Earlier this month, one of the worlds pioneering software giants, Microsoft, quietly celebrated its 35th birthday. I only know this because I was reminded by a certain App on my 3G phone and then looked it up on Wikipedia. What is now a global IT colossus was founded by Bill Gates and Paul Allen in Albuquerque and its Windows operating system we are up to Windows 7.0.
Its hard to imagine that Microsoft is just three and a half decades old about the same age as one of my favourite singers, Alanis Morrissette, or actors Drew Barrymore, Leonardo Di Caprio and Joaquin Phoenix or Penelope Cruz or Victoria Beckham. Depending on what definition you accept, Microsoft is a Generation X, born before 1980. Generation Y people (born after 1980) tend to regard Xers as old.
Not that Microsoft made much of a big deal about its 35th birthday. Its relative youth got me thinking about just how frenetic the development of innovation and creativity has been in this period of transformation from the 20th to the 21st centuries. It prompted me to do a little digging to find out the precise ages of some of the big boys in IT.
Now, Apple was established in Cupertino, California, on 1 April 1976 (April Fools day) meaning Steve Jobs Steve Wozniaks brainchild is just a year younger than Microsoft. Theyve been long-time friends but have started to increasingly tread on each others toes as they endeavour to encroach each others territory.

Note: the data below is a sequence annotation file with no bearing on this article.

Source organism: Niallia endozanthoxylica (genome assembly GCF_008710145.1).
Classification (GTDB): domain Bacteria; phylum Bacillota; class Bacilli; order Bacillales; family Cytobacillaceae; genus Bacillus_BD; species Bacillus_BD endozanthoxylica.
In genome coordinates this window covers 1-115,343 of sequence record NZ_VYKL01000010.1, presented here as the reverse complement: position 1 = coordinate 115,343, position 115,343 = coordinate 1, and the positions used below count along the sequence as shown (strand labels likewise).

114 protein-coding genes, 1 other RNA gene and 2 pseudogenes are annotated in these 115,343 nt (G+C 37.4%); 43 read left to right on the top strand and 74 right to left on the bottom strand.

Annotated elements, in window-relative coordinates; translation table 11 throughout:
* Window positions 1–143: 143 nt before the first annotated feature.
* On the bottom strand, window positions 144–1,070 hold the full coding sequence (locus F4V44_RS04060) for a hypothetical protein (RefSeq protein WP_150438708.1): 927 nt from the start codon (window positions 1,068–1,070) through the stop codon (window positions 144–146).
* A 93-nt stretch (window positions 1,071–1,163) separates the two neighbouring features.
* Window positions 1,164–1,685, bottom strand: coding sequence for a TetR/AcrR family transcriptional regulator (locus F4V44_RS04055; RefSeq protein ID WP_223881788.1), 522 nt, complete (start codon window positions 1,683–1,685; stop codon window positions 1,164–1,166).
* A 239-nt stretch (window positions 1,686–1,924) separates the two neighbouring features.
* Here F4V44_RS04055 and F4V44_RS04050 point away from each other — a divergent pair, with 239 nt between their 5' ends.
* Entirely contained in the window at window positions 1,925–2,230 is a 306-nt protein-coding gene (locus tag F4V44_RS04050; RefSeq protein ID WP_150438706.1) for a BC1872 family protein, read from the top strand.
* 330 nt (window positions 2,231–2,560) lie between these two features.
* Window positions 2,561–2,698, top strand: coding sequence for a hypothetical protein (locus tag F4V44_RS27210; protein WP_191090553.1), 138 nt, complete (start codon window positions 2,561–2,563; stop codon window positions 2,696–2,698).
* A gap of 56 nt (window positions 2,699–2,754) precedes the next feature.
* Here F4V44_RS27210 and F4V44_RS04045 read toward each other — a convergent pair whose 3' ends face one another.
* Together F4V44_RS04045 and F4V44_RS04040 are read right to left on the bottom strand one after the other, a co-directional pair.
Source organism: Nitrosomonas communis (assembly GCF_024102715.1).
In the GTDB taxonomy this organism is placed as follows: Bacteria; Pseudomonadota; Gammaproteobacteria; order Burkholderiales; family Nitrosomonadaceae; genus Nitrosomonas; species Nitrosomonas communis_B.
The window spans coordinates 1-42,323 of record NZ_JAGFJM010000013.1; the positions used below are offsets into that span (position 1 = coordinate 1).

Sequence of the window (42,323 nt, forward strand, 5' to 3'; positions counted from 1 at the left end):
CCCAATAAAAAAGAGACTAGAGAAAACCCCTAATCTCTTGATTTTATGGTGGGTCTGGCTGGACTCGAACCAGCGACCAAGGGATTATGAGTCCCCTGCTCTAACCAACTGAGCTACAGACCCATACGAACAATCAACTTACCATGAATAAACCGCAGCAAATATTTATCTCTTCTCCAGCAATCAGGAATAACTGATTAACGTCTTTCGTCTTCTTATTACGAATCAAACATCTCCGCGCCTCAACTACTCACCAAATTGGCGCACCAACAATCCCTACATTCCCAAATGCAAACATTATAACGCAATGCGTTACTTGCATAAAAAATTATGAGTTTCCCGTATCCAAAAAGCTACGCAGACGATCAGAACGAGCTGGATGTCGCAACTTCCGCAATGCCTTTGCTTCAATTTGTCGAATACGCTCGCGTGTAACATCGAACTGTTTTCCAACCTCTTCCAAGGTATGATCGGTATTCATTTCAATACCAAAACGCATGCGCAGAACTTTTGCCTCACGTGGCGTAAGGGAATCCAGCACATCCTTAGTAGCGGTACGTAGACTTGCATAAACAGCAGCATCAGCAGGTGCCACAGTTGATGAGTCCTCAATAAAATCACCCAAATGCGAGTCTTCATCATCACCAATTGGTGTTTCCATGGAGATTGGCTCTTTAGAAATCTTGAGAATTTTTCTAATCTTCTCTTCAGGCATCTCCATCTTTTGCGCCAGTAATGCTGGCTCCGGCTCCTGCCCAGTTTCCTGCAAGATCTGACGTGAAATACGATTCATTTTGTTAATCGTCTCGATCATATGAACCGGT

Of course, the grand-daddy of information technology is IBM nicknamed Big Blue - which is one of the only IT companies which can trace its origins aback to the 1880s and its employees have won five Nobel Prizes since.
Another current computing giant, HP, was born back in 1939 the year World War Two started - when Bill Hewlett and Dave Packard developed an audio oscillator in a garage in Palo Alto, California. After Walt Disney bought several of these oscillators for their latest movie, Fantasia, the company was off and running.
Arguably, Google was born in 1997 which makes it just 13 years old (just entering teenage-hood) when Stanford University students Larry Page and Sergey Brin chose the name which a bit of Web research will tell you is a play on the word googol, a mathematical term for the number represented by the numeral 1 followed by 100 zeros. They chose Google because they believe the name reflects their mission to organise a seemingly infinite amount of information on the Web. At least, that was their original goal. They have since moved on to software-as-a-service, the Chrome Web browser, the mobile phone operating system Android and even an electricity generation power station.
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